Many households keep a basic earthquake survival kit of bottled water, dry rations, a first-aid kit and torches equipped with radios that broadcast regular updates.

While confusion reigned last  Friday evening as thousands of people in Tokyo made their way to ad hoc evacuation centers and designated muster areas, or began a long walk home, the atmosphere was one of concern rather than panic.

And very little looting.  Flash back to any natural disaster in recent memory, and among the scenes of homes in ruin and families weeping are often all-too-familiar images of looting-- Desperate victims smashing windows and stealing food, clothing or electronics -- whether out of greed or necessity. Think about Hurricane Katrina in New Orleans, or last year's earthquakes in Haiti and Chile.

Japan’s general sense of social responsibility and self-regulation and a deep-rooted sense of honor forbid taking advantage of a national disaster for personal gain.

"In the U.S. we can't even win an NBA or NFL championship without violence breaking out," James E. Bodenheimer wrote in a column Tuesday for North Carolina's Gaston Gazette newspaper. "What is the secret that the Japanese hold? Is it honor -- 'saving face'? Is it respect -- 'honor your elders'?

Here is the secret-- Japan is a collective culture that stresses social harmony and order above the individual.

How is this for a demonstration of order—in the aftermath of the disasters, the Japanese have been waiting in grocery store lines for twelve hours for basic supplies like water and baby food.  Despite the length of the lines, everyone stayed calm and polite.

Heck, when I am at line in a Wal-mart, customers are already getting nasty after five minutes—who can forget about the screaming kids who wine to their parents in order get candy when in line? Miserable.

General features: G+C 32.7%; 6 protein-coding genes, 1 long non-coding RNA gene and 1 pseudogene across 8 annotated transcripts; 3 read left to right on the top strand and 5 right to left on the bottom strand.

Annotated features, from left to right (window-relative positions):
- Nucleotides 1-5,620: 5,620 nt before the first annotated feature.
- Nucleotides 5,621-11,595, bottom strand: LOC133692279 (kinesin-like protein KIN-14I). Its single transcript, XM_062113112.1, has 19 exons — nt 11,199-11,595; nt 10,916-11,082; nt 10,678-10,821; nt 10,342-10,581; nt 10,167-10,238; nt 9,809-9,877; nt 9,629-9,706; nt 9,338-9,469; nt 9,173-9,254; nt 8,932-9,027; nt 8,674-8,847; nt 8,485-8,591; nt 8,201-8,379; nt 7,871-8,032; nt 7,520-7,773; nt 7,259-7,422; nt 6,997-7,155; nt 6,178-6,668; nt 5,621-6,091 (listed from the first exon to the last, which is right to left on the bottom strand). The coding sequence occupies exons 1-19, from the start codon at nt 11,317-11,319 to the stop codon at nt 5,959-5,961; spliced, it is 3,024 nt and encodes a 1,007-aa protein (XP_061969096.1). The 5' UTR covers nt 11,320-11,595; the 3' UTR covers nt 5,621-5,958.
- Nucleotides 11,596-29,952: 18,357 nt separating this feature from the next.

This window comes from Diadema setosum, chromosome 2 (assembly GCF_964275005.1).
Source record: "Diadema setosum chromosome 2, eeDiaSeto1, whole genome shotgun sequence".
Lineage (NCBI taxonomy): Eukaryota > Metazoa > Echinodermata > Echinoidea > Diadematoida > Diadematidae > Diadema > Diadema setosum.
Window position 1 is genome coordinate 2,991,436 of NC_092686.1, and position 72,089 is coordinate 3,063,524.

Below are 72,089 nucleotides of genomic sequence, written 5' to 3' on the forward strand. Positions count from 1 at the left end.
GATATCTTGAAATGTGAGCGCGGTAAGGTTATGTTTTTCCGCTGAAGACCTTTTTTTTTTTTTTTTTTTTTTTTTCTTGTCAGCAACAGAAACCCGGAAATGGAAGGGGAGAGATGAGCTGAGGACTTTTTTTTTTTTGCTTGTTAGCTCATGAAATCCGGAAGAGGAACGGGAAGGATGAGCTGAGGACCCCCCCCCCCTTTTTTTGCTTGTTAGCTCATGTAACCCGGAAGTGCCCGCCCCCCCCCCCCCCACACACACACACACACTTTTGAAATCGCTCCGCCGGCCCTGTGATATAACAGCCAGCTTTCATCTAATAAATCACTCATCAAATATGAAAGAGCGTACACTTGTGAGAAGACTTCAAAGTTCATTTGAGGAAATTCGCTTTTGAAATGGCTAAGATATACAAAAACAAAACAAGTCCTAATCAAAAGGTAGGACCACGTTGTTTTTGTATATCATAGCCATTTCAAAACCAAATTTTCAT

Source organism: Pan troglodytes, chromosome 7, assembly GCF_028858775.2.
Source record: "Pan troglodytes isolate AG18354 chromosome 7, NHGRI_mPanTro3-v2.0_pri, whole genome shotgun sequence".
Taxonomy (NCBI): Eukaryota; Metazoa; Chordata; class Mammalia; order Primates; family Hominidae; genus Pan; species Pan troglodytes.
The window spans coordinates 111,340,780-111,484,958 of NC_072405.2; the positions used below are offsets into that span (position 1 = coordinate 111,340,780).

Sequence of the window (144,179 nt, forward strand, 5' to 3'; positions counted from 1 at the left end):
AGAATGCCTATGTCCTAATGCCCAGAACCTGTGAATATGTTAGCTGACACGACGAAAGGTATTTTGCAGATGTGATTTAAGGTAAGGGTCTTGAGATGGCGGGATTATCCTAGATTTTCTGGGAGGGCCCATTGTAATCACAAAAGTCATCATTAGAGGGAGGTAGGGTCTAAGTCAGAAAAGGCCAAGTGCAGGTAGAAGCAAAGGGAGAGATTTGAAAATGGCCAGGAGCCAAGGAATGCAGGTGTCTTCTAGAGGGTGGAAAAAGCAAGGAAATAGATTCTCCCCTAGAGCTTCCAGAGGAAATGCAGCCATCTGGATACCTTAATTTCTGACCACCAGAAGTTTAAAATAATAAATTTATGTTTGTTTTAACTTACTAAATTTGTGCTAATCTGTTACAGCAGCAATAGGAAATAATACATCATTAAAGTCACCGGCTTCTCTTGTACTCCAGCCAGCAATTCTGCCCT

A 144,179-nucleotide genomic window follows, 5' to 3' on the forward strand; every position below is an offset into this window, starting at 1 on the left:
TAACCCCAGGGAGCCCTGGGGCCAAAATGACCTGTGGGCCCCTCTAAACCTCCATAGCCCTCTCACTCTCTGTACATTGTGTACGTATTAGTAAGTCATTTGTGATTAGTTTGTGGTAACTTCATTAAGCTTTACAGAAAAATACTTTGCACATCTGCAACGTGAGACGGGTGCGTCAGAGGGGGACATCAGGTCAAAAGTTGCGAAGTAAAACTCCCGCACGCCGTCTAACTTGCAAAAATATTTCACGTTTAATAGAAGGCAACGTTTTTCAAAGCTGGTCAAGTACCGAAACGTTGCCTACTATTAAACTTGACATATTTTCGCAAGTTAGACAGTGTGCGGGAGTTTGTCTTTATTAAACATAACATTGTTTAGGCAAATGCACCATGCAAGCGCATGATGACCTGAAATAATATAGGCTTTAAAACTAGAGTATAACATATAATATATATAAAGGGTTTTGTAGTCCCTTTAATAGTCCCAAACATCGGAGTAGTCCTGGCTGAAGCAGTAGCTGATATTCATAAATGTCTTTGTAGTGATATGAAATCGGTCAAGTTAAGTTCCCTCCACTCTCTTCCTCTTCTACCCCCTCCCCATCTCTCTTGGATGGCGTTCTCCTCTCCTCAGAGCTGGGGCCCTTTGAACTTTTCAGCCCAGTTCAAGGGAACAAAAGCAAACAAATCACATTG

Can the USA Handle a 9.0?

A massive earthquake on par with the recent catastrophic seismic event in Japan could happen in two places in the United States, scientists say—the Pacific Northwest and Alaska.  

So will the American people be like the Hurricane Katrina victims, waving a “Somebody Help Me” sign while sitting on top of their roofs of their flooded homes, or will we be like the calm and resilient Japanese who patiently wait in line?

I don’t know… according to Sarah Palin, the people of the Northwest and Alaska are rugged individuals. Maybe they have the fortitude to handle such disasters.

And that’s a good thing, because I don’t think our government’s preparation can come even close to matching the Japanese.

Head of Homeland Security Janet Napolitano seems to think we can handle such disasters.

Sounds almost like a joke… “I’m here from the government. I’m here to help”.

If the help is anything like the FEMA’s response to Hurricane Katrina, I don’t think the people in the Pacific Northwest and Alaska will want that help.

Contact Erik Uliasz a euliasz@philly2philly.com

Photo from Foxnews.com